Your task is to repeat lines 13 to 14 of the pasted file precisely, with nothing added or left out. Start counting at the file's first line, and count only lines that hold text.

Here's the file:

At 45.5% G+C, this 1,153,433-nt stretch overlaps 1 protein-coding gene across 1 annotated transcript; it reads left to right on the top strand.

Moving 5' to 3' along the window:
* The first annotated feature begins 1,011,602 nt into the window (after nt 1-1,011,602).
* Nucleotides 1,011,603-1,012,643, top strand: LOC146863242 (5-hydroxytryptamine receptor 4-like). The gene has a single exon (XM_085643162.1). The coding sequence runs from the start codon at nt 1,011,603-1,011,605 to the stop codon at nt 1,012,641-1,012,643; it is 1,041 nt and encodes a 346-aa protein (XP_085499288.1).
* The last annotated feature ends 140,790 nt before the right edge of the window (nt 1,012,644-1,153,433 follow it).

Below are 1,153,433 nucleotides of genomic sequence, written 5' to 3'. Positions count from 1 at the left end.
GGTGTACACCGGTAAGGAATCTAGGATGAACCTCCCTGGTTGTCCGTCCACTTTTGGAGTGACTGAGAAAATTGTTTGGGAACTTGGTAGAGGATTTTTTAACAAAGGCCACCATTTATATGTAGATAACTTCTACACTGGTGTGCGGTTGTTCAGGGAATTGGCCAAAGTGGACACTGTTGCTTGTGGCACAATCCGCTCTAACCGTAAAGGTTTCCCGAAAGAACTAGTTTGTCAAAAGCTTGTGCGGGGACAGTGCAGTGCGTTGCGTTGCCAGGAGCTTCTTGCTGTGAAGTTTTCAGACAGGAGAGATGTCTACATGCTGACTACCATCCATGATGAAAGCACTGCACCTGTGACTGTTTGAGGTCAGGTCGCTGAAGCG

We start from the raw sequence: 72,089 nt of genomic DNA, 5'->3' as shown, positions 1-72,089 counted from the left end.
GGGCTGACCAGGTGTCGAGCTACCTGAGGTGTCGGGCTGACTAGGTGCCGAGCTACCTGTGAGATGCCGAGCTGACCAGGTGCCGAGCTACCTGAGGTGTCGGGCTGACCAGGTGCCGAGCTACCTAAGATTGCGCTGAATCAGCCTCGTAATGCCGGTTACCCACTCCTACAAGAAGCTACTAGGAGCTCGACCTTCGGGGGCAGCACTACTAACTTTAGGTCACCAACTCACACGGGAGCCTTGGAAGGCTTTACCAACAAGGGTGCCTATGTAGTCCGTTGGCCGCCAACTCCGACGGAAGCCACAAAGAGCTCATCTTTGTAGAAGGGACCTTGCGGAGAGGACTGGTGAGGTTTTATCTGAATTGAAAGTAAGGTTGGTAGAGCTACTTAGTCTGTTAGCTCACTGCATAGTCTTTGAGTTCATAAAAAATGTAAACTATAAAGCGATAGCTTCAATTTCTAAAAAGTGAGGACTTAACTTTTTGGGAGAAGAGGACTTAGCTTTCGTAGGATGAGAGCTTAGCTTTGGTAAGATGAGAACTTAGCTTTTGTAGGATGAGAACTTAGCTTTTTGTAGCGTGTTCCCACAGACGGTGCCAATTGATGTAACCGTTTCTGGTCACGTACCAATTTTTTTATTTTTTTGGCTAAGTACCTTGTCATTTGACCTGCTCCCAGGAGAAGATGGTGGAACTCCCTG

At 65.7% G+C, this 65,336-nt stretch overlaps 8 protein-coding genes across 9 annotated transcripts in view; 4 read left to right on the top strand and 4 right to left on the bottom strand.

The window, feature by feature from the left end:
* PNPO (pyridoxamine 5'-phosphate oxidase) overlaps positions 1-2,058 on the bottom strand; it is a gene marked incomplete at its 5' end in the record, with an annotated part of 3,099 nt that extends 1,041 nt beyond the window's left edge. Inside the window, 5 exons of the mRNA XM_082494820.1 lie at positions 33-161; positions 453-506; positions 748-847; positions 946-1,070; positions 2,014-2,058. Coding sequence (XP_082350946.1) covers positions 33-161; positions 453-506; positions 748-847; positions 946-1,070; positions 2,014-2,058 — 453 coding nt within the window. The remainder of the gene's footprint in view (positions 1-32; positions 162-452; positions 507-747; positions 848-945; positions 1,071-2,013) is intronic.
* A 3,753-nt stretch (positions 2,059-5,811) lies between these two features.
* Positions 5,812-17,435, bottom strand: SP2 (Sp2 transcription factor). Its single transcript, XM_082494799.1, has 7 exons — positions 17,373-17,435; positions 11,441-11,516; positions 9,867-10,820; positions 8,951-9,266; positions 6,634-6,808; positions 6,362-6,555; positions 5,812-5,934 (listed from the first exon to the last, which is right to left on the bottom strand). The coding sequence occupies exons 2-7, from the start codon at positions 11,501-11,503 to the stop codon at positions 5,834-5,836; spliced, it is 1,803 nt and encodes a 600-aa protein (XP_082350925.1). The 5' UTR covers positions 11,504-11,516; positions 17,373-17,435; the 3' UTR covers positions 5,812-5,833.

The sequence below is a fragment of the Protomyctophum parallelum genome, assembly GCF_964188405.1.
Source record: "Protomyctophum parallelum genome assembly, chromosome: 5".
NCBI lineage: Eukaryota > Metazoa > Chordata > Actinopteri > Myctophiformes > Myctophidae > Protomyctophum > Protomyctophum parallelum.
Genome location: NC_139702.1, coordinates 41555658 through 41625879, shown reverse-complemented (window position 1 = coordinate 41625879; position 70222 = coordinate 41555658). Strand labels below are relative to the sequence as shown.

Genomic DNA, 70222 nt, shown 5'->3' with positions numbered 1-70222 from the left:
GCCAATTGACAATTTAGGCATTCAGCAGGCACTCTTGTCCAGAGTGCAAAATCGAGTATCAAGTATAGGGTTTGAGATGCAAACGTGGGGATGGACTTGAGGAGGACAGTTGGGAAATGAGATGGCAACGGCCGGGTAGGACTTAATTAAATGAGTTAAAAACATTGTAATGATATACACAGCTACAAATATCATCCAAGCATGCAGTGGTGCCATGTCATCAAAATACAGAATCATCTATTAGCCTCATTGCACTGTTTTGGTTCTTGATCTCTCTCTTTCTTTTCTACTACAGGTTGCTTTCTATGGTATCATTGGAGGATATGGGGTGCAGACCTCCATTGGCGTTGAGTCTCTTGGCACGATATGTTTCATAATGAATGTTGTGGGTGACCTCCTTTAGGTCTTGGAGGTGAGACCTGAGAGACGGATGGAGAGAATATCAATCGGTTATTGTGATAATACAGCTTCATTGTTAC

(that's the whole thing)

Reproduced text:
* A 3,753-nt stretch (positions 2,059-5,811) lies between these two features.
* Positions 5,812-17,435, bottom strand: SP2 (Sp2 transcription factor). Its single transcript, XM_082494799.1, has 7 exons — positions 17,373-17,435; positions 11,441-11,516; positions 9,867-10,820; positions 8,951-9,266; positions 6,634-6,808; positions 6,362-6,555; positions 5,812-5,934 (listed from the first exon to the last, which is right to left on the bottom strand). The coding sequence occupies exons 2-7, from the start codon at positions 11,501-11,503 to the stop codon at positions 5,834-5,836; spliced, it is 1,803 nt and encodes a 600-aa protein (XP_082350925.1). The 5' UTR covers positions 11,504-11,516; positions 17,373-17,435; the 3' UTR covers positions 5,812-5,833.